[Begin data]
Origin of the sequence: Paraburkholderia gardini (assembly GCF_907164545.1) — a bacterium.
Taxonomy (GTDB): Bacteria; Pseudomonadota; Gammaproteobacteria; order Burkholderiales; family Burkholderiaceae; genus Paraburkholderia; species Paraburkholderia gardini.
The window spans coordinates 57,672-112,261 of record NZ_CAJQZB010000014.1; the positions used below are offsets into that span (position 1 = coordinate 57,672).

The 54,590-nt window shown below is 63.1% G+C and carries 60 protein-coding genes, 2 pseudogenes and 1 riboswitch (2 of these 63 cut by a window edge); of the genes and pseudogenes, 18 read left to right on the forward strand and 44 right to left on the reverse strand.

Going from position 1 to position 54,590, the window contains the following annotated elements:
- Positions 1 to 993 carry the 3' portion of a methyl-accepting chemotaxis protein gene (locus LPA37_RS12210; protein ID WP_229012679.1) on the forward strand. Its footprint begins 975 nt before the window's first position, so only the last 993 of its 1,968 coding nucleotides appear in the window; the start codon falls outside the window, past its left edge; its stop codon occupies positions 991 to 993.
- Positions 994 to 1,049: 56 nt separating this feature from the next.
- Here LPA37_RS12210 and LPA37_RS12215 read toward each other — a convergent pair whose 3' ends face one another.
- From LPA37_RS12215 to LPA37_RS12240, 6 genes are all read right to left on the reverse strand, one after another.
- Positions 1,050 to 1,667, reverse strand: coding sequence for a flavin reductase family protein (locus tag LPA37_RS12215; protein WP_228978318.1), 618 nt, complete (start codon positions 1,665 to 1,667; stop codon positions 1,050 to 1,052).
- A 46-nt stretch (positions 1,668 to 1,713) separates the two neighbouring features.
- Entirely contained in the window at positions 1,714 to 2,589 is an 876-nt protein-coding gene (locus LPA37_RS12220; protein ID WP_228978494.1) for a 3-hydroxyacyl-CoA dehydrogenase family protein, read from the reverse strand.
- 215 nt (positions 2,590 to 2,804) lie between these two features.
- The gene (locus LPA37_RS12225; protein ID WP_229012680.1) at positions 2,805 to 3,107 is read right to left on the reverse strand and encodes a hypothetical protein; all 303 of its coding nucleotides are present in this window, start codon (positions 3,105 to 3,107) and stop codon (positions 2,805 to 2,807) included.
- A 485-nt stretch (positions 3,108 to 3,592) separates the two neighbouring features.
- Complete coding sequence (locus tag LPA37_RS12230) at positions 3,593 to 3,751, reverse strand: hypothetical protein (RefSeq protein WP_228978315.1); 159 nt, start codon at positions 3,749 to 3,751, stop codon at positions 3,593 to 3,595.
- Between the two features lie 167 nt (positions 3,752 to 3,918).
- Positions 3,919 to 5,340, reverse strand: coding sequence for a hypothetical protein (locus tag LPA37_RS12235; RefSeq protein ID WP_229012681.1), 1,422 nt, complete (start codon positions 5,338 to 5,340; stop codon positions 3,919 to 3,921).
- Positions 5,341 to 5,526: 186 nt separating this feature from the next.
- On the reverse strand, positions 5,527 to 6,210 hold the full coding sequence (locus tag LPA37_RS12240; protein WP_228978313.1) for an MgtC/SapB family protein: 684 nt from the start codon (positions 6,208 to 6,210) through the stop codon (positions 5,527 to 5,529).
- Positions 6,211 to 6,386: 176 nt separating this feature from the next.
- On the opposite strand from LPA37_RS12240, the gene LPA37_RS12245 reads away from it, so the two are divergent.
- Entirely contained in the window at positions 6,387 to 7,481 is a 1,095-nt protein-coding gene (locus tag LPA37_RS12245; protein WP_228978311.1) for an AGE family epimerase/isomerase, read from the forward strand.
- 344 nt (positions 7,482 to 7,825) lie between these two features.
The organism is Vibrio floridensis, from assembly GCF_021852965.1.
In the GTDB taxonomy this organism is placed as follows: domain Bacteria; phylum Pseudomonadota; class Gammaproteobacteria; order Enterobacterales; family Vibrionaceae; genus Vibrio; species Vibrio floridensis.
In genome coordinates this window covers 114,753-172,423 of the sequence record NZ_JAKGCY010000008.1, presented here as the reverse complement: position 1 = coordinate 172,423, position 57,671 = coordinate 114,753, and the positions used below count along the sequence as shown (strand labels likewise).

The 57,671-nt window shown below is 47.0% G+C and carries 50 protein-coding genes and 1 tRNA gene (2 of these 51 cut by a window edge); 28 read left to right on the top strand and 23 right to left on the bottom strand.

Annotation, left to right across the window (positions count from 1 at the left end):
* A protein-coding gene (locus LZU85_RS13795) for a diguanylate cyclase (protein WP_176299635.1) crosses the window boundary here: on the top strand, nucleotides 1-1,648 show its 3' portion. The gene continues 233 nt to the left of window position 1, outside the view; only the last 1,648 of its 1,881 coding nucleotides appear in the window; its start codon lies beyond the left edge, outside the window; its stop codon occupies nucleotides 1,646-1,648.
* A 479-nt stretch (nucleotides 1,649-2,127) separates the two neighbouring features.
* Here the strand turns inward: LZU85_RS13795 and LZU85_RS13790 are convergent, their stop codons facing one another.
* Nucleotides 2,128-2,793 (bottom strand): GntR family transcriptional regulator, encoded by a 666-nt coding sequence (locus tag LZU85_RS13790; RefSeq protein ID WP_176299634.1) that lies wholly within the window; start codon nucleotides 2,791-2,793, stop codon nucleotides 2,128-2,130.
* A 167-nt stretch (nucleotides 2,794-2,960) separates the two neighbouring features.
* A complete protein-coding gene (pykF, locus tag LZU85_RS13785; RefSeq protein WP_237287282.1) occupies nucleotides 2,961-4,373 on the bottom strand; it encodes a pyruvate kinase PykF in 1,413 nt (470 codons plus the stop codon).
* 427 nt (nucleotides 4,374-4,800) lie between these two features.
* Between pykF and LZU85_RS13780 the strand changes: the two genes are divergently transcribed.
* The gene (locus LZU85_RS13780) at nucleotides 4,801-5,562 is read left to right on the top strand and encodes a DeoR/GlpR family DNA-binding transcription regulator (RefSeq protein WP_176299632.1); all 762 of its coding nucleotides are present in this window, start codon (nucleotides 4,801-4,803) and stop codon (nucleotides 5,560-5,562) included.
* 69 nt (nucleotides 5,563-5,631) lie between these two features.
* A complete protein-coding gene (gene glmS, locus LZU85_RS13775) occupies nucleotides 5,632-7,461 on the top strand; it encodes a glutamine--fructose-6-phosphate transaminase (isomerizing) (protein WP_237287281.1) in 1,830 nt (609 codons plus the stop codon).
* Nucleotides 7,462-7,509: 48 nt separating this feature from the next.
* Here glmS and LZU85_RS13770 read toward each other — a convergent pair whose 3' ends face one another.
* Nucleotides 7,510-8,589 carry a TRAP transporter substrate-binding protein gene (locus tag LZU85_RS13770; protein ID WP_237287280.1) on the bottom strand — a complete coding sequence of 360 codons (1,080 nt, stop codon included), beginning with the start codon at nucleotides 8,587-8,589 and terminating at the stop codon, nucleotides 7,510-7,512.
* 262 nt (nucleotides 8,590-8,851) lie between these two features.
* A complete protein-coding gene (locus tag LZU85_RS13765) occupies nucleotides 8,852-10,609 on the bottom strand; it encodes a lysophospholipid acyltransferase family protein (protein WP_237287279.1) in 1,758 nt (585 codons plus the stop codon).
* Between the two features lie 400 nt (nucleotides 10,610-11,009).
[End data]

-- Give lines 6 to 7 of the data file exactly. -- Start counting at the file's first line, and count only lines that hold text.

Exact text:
- Positions 1 to 993 carry the 3' portion of a methyl-accepting chemotaxis protein gene (locus LPA37_RS12210; protein ID WP_229012679.1) on the forward strand. Its footprint begins 975 nt before the window's first position, so only the last 993 of its 1,968 coding nucleotides appear in the window; the start codon falls outside the window, past its left edge; its stop codon occupies positions 991 to 993.
- Positions 994 to 1,049: 56 nt separating this feature from the next.